A journalist from The Guardian once showed me their in-house analytics platform Ophan. I was really impressed by its clarity.
Unlike Google Analytics – which has an interface that’s littered with features for analysts and marketers – Ophan is every man’s analytics platform. Everyone at the company can easily access the tool, even on their phones.
These investments are neither mysterious nor confusing. They are bets that companies with advertising revenue will be able to produce more advertising revenue, or that maybe they will be purchased by companies with even more advertising revenue. Their editorial pitches might be different but their investment pitches are the same: They are, effectively, ad agencies for Facebook or or for YouTube or for Twitter or for Pinterest or for whatever new thing comes along.
I wonder how we should see traditional newspapers if we use the same definition. Ad agencies for kiosks? The main difference of course is that these newspapers used to also rely on subscriptions. And a subscription model leads to more trustworthy journalism.
An ad-based model on the other hand, only makes you look for more traffic – even when it hurts journalism.
To be honest, this is the cynical me talking today.
De Correspondent consists out of two parts: the journalism company and the technology company.
(For those of you who don’t know us: we’re a Dutch journalism platform, raised a world record-breaking $1.7M with a crowdfunding campaign and now have 28,000 paying subscribers – €60p/y.)
The technology company and editor is called Respondens and at some point we hope to market this and use the revenue to further develop the technology for De Correspondent (with which it has an eternal and free licensing deal).
On this blog, I’ll publicly research our (often extremely well-funded and succesful) competitors. I’ll gather documentation about these companies, link to articles about them, probably write a couple of thoughts about their strengths and weaknesses. To see if there’s a chance that we can bring Respondens to the market.
Why do this in public?
Wildly succesful marketing author Seth Godin once said: “The act of writing is what moves things forward.” Writing about this research forces me to rephrase the incoherent thoughts in my mind into clear stories you should understand.
Moreover, by doing this publicly, I embrace the chance that some of you might point me to CMS’s I hadn’t seen yet or come up with better ideas about these competitors.
So here goes part 1. I’ll start with an obvious one. My blog has run on it since 2006 and when I was the digital editor of NRC Handelsblad, we used this service to build its news site nrc.nl: WordPress.
I reckon that if the five dominating media companies joined forces, 80% of original-content news would be owned by that collective.
The five common-front news houses would need to make just one move: no more streaming of free news. The result? No more free news for Google News. No more Facebook news feed. If you want the news, you’ll have to buy it.
According to marketing author Martin Lindstrom, this is how the news business can survive Facebook. He wrote this in response to Facebook’s offer to publishers to host their content on their superfast, steady and mobile-loving social network (which David Carr reported for The New York Times).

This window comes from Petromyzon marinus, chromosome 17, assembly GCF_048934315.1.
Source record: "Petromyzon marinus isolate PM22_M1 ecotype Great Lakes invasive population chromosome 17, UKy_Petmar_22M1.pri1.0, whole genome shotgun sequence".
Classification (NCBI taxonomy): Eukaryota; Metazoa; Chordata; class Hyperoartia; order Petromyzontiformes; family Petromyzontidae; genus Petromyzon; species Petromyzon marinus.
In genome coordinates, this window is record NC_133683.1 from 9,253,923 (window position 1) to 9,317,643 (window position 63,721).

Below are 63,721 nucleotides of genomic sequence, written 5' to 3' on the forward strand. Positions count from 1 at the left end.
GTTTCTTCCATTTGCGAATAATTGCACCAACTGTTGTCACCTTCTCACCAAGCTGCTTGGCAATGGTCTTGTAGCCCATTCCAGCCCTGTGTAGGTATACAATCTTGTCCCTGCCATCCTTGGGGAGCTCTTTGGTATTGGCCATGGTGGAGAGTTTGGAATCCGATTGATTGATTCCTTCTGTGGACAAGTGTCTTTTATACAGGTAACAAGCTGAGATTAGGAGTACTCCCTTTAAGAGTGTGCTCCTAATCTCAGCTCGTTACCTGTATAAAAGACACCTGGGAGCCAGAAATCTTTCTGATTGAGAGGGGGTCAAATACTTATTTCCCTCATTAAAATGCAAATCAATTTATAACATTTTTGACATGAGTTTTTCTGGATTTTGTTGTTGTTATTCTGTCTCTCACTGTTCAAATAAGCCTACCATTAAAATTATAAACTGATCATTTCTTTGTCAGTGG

Lindstrom thinks that newspapers should join forces just like the Swiss watch industry did when they launched Swatch together in the eighties to compete with cheap Japanese watches.
(Dan Gillmor suggested a similar approach in 2009 – be sure to read the interesting discussion that followed.)
I think this would just lead to more aggregation sites. A bunch of bloggers would read the paid mega sites and then summarize the articles for a bigger audience.
I do expect a loyal group – small, but loyal – to happily pay a subscription fee to read world’s most in-depth and impressive longform articles (just as Dutch people are now paying for newspapers articles on Blendle).
Should publishers accept Facebook’s offer?
That leaves the question of Facebook’s offer to host articles of legacy media, because their own sites are loading painfully slow on mobile devices.
(I for one, haven’t recently experienced a crappy mobile experience on legacy media sites. I could read The New York Times column about this matter just fine on my mobile. Maybe it’s because I live in a 4G country.)
Joining such a content deal with Facebook sounds like a race to the bottom to me. It’s basically surrendering. Admitting that you’re nowhere without their superb platform.
How we use Facebook to attract more members
At De Correspondent, we try to profit from Facebook without becoming too dependent on them:
Last month, 79 percent of our social traffic came from Facebook. 232k of those visitors were new users.
As soon as someone likes our page (as 82k people did) we treat it like a trial subscription. We share our best articles with those likers and every time they’ve read one, we tell them we’re ad-free and hope they like the idea of making new stories like the one they’ve just read possible by paying 60 euros a year for a membership.
Last month, 267 people became a member of De Correspondent via Facebook (€60 p/y). 0.12% of the new users who came through Facebook became a member.
The conversion rate is still pretty low, but 267 new members on a total membership of 28.000 is a monthly increase of almost 1 percent in our membership, which already sounds more hopeful.
We’ll keep trying to use Facebook likers as trial members and hope not to become too independent on the platform (as in: what if members just read us when we share a link on Facebook?) and instead use it for our own good.
I’ll keep updating you on that challenge, of course (follow through RSS or Twitter).
So the guys from @IndieWebCamp want us to tweet from our sites. Does this one (through @IFTTT) count?